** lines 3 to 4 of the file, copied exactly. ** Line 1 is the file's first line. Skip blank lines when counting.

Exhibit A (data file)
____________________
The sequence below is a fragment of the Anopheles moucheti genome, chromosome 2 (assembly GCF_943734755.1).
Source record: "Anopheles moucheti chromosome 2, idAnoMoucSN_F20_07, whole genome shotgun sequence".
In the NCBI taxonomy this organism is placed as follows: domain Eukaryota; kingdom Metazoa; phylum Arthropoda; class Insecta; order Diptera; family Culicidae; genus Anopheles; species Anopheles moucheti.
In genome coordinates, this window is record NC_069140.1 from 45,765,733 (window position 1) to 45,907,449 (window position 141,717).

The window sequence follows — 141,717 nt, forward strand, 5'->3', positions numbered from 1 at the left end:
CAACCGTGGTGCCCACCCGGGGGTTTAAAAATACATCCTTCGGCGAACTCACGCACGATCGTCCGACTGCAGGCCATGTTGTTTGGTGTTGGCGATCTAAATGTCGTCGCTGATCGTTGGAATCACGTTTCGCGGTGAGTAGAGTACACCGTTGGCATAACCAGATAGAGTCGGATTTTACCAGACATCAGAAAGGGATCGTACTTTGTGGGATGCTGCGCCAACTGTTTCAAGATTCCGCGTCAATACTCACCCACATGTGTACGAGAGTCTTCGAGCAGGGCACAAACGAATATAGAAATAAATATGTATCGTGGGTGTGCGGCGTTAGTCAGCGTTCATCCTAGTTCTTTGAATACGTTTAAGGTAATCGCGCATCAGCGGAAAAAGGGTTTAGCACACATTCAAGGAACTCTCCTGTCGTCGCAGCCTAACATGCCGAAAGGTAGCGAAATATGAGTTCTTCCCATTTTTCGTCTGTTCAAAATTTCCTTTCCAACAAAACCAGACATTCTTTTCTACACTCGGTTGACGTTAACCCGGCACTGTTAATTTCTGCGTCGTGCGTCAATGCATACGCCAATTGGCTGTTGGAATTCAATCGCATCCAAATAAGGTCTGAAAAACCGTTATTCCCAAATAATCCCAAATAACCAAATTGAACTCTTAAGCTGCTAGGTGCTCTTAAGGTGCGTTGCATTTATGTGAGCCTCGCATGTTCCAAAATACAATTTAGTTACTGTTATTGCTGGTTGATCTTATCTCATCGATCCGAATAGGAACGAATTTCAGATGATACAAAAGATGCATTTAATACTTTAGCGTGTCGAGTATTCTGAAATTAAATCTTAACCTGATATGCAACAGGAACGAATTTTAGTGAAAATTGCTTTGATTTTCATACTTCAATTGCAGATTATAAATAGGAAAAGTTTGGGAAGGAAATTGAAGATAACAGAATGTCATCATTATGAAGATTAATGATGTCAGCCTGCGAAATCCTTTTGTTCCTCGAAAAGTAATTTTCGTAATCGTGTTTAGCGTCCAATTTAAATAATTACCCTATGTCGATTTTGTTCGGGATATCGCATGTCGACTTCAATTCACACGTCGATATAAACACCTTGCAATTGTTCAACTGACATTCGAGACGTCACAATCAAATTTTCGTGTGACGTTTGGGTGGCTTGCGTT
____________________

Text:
In the NCBI taxonomy this organism is placed as follows: domain Eukaryota; kingdom Metazoa; phylum Arthropoda; class Insecta; order Diptera; family Culicidae; genus Anopheles; species Anopheles moucheti.
In genome coordinates, this window is record NC_069140.1 from 45,765,733 (window position 1) to 45,907,449 (window position 141,717).